I first came across the work of Sophie Wellan when I was asked to judge on the panel of the British Women Artists Competition in 2013. Struck by the power of her work, along with the rest of the panel, Sophie’s installation ‘This Too Shall Pass’ was selected as a judges favourite.
A decision to indulge further in the intrigue evoked in me by Sophie’s work came when Sophie was also chosen by the Sweet ‘Art selection panel for our upcoming show Seams, and a studio visit then felt in order! I now find myself again considering the visceral nature of Sophie’s work and its ability to command the viewer, packing a punch while simultaneously sweetening the blow.
The work itself not only provokes in me a tenacious desire to investigate the found objects themselves, asking questions such as ‘Where did these objects come from?’, ‘How did they come together?’ and ‘What history do they hold?’. I am also left wondering about the artist herself, what part, if any, of the very personal sense I gain from these works is her and how willing would she be to reveal herself through them.
I imagined before our interview that Sophie may respond that she is every bit of the works, yet paradoxically also none of them. With her artist statement reflecting an interest in the metaphysical and “a connection between all things” I wonder if for her, despite the incredible craftsmanship and attention to detail evident in their execution, that they can be both everything and nothing.
This ‘connection’ is something I strongly feel with many of Sophie’s works yet with some this also leaves me feeling uncomfortable. There is something hypnotic, something that is both comforting yet toxic, like a pain that can feel like home.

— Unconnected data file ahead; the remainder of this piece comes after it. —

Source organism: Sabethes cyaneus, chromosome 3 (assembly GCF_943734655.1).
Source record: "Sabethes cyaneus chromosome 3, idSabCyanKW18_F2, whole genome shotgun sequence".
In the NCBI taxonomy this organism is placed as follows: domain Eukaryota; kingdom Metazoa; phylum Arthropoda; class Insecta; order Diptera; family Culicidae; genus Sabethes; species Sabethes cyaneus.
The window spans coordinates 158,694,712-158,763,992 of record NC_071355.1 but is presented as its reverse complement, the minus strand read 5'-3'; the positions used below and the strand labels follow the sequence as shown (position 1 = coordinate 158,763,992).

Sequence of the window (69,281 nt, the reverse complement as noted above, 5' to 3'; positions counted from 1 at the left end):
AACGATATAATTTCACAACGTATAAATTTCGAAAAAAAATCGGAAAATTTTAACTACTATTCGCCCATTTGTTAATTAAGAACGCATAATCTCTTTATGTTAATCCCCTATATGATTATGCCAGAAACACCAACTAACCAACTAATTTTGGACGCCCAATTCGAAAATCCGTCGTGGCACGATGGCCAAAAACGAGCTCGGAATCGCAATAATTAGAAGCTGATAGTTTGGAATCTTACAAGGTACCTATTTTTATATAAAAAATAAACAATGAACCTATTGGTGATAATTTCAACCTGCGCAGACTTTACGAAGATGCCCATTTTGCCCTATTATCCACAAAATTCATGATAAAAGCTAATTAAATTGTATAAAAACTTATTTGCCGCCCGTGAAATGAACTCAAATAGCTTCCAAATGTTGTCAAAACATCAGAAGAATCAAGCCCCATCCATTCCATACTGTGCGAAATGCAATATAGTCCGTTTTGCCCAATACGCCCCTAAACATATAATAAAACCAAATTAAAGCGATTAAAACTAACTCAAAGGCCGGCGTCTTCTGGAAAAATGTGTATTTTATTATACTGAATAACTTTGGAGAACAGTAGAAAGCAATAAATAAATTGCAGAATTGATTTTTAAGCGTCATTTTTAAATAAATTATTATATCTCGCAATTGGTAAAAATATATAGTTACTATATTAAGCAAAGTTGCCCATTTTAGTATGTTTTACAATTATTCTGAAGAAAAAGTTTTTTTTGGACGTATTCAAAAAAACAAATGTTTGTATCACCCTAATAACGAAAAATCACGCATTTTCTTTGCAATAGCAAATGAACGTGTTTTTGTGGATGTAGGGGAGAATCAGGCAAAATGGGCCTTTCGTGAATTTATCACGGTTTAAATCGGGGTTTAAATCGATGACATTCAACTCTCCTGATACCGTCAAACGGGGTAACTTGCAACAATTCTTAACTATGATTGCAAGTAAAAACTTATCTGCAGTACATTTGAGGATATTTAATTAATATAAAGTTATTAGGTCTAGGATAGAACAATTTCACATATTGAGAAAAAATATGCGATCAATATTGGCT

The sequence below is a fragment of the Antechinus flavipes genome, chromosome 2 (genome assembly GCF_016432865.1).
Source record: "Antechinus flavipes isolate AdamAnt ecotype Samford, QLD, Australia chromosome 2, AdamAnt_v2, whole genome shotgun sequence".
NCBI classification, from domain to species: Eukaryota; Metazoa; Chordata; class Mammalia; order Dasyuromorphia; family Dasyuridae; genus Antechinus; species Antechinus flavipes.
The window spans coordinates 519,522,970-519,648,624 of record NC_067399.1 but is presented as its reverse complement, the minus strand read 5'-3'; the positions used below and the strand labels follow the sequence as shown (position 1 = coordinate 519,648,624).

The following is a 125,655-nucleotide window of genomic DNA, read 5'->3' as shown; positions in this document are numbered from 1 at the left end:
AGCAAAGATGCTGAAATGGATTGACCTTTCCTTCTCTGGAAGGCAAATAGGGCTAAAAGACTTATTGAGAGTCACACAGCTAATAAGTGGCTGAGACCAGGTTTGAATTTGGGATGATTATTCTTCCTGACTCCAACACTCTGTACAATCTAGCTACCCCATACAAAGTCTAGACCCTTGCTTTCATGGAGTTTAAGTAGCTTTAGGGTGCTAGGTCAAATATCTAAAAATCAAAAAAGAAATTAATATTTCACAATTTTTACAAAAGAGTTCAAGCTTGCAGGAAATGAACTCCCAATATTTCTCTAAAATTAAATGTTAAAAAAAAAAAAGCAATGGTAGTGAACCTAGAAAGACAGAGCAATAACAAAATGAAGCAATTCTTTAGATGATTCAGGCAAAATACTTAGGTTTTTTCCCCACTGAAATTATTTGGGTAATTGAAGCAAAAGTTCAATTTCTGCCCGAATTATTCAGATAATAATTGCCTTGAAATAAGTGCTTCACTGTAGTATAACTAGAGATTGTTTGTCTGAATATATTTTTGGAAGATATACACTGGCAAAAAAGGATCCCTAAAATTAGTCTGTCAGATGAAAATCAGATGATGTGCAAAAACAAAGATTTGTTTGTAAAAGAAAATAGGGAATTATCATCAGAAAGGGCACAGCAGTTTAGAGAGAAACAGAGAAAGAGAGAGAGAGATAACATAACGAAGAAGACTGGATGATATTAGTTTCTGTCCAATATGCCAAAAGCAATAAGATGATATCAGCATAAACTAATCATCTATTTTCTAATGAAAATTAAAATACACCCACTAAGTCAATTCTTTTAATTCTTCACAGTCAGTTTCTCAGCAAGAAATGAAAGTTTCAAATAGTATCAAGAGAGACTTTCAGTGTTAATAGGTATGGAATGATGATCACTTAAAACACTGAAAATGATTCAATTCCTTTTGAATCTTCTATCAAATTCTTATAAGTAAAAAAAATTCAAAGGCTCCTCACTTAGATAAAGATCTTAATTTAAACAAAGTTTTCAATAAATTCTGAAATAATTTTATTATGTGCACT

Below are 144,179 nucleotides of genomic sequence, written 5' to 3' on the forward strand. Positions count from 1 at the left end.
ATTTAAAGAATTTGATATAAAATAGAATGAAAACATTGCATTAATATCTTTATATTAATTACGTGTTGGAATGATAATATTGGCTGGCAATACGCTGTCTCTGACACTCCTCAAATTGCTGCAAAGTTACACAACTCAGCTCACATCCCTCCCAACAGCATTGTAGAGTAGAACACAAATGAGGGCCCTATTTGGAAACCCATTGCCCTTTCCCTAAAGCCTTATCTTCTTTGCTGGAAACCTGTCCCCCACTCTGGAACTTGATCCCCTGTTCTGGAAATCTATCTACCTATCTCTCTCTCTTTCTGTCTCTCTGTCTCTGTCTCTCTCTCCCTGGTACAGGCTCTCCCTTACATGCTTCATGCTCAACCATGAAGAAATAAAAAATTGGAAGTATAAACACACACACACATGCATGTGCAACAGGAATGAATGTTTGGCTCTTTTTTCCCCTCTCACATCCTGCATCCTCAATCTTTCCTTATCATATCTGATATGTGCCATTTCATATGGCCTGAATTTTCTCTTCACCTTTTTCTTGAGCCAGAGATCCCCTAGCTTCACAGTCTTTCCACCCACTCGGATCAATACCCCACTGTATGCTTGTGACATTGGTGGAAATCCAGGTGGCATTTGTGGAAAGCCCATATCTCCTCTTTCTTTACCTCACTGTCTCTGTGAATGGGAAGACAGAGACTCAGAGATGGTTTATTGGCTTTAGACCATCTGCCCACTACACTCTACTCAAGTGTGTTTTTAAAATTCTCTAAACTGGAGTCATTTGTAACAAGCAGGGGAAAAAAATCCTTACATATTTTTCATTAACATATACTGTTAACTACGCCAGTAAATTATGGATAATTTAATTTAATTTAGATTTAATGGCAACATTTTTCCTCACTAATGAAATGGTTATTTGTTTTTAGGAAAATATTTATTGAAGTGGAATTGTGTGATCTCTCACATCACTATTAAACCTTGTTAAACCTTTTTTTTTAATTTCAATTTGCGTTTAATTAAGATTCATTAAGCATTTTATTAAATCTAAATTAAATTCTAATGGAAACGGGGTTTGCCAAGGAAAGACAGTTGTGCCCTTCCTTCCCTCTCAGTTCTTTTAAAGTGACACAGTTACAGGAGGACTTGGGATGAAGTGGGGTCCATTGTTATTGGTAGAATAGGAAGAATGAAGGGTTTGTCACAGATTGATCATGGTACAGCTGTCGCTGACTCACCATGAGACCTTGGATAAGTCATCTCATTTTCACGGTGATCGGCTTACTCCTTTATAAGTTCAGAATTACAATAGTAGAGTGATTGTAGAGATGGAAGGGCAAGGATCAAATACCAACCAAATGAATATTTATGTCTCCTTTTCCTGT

The clinical nature of ‘This Too Shall Pass’ meets a tension in its seeming desperation to order chaos, to muffle pain and to fix the unfixable. The result is an incredibly moving testament to personal connection and all it can or cannot be, or heal.
I have questions for Sophie that may lead to some answers about her practice but I wonder if for me her works may still remain like ghosts, with there being a strong and often chilling sense of the desire to communicate, yet despite this you are left with a certainty that you may never quite grasp the ungraspable.
How long have you been an artist and what drives your practice?
I have always created, throughout my life, although it is only in the last 17 years I have realised my passion for materials and the language within them. This is what really drives me to make the work that I do. The essence of the material is what I am trying to discover and how it speaks and then how that language might change when one material is juxtaposed with another.
What was the last exhibition you visited by another artist and what were your impressions?
The last exhibition I visited by another artist was by Roseanne Hawksley, a sculptor whose work is often to do with war and death. I love her work as it is not only poetic but also beautifully crafted, she manages to create a great beauty from materials such as animal bones. Roseanne is now in her mid eighties and is still working; that is also really impressive, and how I would like to be.